Increasing Data Sharing through Program Collaboration: Creating a PCSI Data Advisory Committee
PCSI Success Stories
Strengthening Collaboration and Service Integration in New York City
The New York City (NYC) Department of Health and Mental Hygiene (DOHMH) collects, analyzes, and disseminates surveillance data for one of the largest and most diverse cities in the world. In much of the United States, and in NYC, health departments maintain separate surveillance databases for single diseases such as tuberculosis (TB) or groups of diseases like STDs. The NYC DOHMH, with funding from CDC’s Program Collaboration and Service Integration (PCSI) initiative, formed a data advisory committee to foster collaboration between surveillance programs and increase data sharing across disease areas with the goal of improving public health outcomes.
“We have learned about other programs’ data collection and management procedures, and data security protocols, and been able to share how ours differ – and ultimately engage in interesting discussions about harmonization across programs.” – Sarah Braunstein, PhD, MPH, Interim Director, HIV/AIDS Epidemiology & Field Services, Bureau of HIV/AIDS Prevention and Control
In 2011, during the first year of the PCSI demonstration grant, the PCSI Coordinator and Analyst conducted a needs assessment to identify challenges to and opportunities for program collaboration and services integration in NYC. The assessment covered two primary areas: the epidemiology of HIV, STDs, TB, and viral hepatitis and the current state of program collaboration and service integration across the four disease areas. One of the major findings from the needs assessment was that surveillance programs needed a forum in which to work on cross-cutting projects.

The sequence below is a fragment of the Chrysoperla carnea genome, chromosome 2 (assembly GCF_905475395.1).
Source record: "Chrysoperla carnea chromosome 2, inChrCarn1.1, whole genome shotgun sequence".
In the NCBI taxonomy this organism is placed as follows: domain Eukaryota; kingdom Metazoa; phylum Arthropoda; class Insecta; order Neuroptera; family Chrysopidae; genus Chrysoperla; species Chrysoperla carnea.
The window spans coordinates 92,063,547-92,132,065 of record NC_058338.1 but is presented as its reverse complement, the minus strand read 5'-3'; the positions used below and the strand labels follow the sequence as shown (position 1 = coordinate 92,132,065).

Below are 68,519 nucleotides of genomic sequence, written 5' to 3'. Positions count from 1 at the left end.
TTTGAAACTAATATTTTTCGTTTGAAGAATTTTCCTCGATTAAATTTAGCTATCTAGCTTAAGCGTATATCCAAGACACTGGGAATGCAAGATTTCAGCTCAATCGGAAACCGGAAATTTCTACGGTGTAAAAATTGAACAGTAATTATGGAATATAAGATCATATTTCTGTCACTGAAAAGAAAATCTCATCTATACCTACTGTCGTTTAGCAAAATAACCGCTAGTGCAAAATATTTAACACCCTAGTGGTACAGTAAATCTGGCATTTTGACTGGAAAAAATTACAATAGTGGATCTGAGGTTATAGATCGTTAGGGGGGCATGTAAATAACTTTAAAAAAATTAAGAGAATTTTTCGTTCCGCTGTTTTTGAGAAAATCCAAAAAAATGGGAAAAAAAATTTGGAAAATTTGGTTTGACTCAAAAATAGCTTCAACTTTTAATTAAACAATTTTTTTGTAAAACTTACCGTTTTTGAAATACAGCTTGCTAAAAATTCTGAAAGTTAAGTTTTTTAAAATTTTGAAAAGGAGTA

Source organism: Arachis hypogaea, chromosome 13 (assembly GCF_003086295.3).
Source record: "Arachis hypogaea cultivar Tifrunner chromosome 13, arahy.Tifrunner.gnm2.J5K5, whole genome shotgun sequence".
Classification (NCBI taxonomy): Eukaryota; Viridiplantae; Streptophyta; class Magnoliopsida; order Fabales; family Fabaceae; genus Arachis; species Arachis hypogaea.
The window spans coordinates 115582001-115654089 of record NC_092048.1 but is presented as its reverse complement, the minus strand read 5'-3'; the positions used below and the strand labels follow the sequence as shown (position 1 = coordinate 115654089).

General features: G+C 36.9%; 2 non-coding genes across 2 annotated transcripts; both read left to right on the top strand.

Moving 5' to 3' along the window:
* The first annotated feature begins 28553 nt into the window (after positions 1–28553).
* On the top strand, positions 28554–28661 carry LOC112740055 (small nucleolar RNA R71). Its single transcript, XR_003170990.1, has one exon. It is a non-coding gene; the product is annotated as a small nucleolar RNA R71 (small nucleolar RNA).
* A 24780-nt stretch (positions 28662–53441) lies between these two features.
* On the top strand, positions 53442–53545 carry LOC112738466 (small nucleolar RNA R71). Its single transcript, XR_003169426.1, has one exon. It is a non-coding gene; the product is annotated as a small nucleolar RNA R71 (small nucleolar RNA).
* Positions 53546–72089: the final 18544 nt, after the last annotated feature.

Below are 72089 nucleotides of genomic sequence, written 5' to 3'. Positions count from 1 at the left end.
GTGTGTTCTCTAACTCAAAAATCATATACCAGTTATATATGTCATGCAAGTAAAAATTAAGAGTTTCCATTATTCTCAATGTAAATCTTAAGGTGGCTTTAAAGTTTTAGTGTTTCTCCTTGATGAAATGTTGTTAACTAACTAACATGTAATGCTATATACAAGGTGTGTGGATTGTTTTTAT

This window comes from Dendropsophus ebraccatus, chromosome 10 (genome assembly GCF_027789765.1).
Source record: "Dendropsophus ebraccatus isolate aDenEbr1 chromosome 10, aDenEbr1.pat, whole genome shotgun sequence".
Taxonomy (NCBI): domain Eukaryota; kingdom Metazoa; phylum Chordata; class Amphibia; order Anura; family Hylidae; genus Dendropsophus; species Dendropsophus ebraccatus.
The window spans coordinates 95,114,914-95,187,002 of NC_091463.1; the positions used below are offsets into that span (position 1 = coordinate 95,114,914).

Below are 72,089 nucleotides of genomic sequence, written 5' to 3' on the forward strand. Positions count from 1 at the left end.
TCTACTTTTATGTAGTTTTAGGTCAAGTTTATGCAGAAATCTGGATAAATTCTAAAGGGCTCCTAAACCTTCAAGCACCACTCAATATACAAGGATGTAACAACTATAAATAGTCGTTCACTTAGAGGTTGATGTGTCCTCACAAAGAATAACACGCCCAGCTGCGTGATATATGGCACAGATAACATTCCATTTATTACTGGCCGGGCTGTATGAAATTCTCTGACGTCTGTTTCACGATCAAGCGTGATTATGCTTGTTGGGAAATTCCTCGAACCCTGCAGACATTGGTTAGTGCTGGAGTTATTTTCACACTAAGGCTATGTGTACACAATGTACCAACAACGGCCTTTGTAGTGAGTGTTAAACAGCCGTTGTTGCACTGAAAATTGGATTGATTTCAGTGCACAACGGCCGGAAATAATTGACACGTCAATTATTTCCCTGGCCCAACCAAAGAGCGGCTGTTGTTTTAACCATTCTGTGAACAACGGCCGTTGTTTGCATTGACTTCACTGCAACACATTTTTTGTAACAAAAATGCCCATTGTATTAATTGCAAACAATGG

Data Advisory Committee
In June 2011, the PCSI Data Advisory Committee (DAC) was formed and brought together leaders of the STD, HIV, TB, and viral hepatitis surveillance programs to work collaboratively on data sharing projects. The DAC also includes representatives from the HIV Care, Treatment and Housing Program; the Division of Informatics & Information Technology (DIIT); the General Counsel’s Office; and the Office of the Commissioner. The Committee is coordinated by the PCSI Analyst and meets monthly to discuss and guide PCSI-related data sharing activities.
These meetings provide an ongoing opportunity for Committee members to address data- related topics and cross-cutting activities managed by PCSI staff. Since its inception, the PCSI DAC has worked collaboratively to provide direct input and guidance on several data sharing projects, such as:
- A report on the legal challenges to internal data sharing across HIV, STD, TB, and viral hepatitis;
- The PCSI Syndemic Project: a retrospective match of HIV, STD, TB, and viral hepatitis (2000–2010) and vital records death data (2000–2011);
- An assessment of disease program security and confidentiality procedures based on the 2011 CDC Data Security and Confidentiality Guidelines;
- Development of modules for EpiQuery, NYC DOHMH’s interactive health data query tool available to the public;
- A PCSI Epi Data Brief, “Geographic Co-occurrence of HIV/AIDS, Viral Hepatitis, Sexually Transmitted Diseases and Tuberculosis in New York Citypdf iconexternal icon” published online; and
- A data sharing requirements document to increase real time data sharing across disease programs through DOHMH’s electronic disease reporting infrastructure.
DAC Lessons Learned
The process of developing and running a data advisory committee provided DOHMH with a structure that helps ensure all stakeholders participate in decisions and builds confidence in findings of analyses and products created. Committee members also learn more about the activities of other disease surveillance programs. The collaborative work has proven successful not only for the dissemination of integrated data but also as a way to improve DOHMH’s disease programs.
The PCSI DAC provides an ongoing forum for disease programs to identify data sharing and integration opportunities, led by staff who are tasked with coordinating cross-cutting, collaborative projects.
For more information, please contact:
Division of Disease Control New York City Department of Health and Mental Hygiene
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